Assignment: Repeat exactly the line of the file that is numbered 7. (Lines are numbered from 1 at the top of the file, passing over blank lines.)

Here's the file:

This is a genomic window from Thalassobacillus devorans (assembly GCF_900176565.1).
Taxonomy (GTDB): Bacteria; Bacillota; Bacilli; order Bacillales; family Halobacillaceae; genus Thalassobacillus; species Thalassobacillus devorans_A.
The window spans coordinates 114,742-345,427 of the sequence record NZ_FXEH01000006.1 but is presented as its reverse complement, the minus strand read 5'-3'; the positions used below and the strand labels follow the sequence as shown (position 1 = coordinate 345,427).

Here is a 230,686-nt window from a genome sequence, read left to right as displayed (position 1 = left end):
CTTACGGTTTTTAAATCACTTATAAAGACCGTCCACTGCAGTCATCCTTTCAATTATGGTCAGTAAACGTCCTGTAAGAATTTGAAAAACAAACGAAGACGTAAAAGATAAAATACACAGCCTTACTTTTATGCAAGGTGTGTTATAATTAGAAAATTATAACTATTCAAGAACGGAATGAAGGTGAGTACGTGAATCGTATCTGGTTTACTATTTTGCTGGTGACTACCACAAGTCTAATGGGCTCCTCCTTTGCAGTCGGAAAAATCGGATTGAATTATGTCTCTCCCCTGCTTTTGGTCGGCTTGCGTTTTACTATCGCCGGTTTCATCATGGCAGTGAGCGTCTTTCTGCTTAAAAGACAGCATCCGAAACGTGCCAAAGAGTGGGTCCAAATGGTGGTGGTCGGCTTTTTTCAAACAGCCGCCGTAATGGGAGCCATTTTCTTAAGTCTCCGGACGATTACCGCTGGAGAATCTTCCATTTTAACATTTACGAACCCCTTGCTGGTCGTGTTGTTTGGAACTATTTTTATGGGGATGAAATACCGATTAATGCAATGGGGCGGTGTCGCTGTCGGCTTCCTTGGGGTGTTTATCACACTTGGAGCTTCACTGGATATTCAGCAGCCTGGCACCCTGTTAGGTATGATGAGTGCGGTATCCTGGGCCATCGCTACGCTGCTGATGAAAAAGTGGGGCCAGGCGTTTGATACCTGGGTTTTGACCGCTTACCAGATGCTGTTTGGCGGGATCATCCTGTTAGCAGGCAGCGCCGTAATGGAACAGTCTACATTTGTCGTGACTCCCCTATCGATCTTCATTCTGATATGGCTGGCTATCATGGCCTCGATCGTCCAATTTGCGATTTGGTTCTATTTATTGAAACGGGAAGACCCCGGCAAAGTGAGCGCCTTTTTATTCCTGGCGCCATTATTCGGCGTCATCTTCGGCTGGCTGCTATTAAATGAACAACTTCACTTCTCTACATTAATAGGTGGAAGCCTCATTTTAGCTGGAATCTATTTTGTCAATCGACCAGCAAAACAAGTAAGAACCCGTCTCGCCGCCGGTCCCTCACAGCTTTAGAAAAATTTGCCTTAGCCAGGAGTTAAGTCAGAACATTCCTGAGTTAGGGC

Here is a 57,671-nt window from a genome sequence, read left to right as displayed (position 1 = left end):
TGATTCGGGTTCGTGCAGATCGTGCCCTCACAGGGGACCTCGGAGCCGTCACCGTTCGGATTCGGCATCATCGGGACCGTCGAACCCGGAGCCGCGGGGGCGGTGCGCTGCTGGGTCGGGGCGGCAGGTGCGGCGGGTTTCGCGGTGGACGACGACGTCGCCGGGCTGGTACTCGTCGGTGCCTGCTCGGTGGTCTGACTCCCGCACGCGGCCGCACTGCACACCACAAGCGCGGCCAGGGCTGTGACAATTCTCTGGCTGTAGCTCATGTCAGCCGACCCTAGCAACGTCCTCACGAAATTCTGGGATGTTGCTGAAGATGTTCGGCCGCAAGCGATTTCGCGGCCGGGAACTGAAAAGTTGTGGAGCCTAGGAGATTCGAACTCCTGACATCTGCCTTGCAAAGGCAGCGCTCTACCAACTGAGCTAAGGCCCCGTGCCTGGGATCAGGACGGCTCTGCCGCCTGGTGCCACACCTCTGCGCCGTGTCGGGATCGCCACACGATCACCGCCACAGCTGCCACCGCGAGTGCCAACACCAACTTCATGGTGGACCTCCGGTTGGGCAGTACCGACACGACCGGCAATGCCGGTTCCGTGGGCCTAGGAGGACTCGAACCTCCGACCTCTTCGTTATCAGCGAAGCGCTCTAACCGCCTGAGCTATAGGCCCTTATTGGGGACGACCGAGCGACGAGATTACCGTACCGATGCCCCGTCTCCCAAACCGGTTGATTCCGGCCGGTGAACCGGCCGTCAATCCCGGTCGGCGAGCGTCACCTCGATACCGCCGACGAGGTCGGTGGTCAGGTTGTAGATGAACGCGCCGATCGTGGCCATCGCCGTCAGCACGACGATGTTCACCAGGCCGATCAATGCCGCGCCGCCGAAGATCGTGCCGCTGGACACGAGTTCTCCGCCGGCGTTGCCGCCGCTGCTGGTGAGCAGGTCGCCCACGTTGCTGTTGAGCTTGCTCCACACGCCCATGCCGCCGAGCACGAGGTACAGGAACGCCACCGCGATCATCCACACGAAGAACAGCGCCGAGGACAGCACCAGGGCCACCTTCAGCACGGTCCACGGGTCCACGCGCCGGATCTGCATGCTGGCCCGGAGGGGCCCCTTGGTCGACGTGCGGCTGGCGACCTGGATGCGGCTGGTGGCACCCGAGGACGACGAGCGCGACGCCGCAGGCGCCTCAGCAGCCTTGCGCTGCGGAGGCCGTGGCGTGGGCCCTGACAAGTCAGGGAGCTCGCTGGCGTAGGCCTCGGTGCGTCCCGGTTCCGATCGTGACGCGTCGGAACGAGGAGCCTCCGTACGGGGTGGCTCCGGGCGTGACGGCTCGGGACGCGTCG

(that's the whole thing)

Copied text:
TGATTCGGGTTCGTGCAGATCGTGCCCTCACAGGGGACCTCGGAGCCGTCACCGTTCGGATTCGGCATCATCGGGACCGTCGAACCCGGAGCCGCGGGGGCGGTGCGCTGCTGGGTCGGGGCGGCAGGTGCGGCGGGTTTCGCGGTGGACGACGACGTCGCCGGGCTGGTACTCGTCGGTGCCTGCTCGGTGGTCTGACTCCCGCACGCGGCCGCACTGCACACCACAAGCGCGGCCAGGGCTGTGACAATTCTCTGGCTGTAGCTCATGTCAGCCGACCCTAGCAACGTCCTCACGAAATTCTGGGATGTTGCTGAAGATGTTCGGCCGCAAGCGATTTCGCGGCCGGGAACTGAAAAGTTGTGGAGCCTAGGAGATTCGAACTCCTGACATCTGCCTTGCAAAGGCAGCGCTCTACCAACTGAGCTAAGGCCCCGTGCCTGGGATCAGGACGGCTCTGCCGCCTGGTGCCACACCTCTGCGCCGTGTCGGGATCGCCACACGATCACCGCCACAGCTGCCACCGCGAGTGCCAACACCAACTTCATGGTGGACCTCCGGTTGGGCAGTACCGACACGACCGGCAATGCCGGTTCCGTGGGCCTAGGAGGACTCGAACCTCCGACCTCTTCGTTATCAGCGAAGCGCTCTAACCGCCTGAGCTATAGGCCCTTATTGGGGACGACCGAGCGACGAGATTACCGTACCGATGCCCCGTCTCCCAAACCGGTTGATTCCGGCCGGTGAACCGGCCGTCAATCCCGGTCGGCGAGCGTCACCTCGATACCGCCGACGAGGTCGGTGGTCAGGTTGTAGATGAACGCGCCGATCGTGGCCATCGCCGTCAGCACGACGATGTTCACCAGGCCGATCAATGCCGCGCCGCCGAAGATCGTGCCGCTGGACACGAGTTCTCCGCCGGCGTTGCCGCCGCTGCTGGTGAGCAGGTCGCCCACGTTGCTGTTGAGCTTGCTCCACACGCCCATGCCGCCGAGCACGAGGTACAGGAACGCCACCGCGATCATCCACACGAAGAACAGCGCCGAGGACAGCACCAGGGCCACCTTCAGCACGGTCCACGGGTCCACGCGCCGGATCTGCATGCTGGCCCGGAGGGGCCCCTTGGTCGACGTGCGGCTGGCGACCTGGATGCGGCTGGTGGCACCCGAGGACGACGAGCGCGACGCCGCAGGCGCCTCAGCAGCCTTGCGCTGCGGAGGCCGTGGCGTGGGCCCTGACAAGTCAGGGAGCTCGCTGGCGTAGGCCTCGGTGCGTCCCGGTTCCGATCGTGACGCGTCGGAACGAGGAGCCTCCGTACGGGGTGGCTCCGGGCGTGACGGCTCGGGACGCGTCG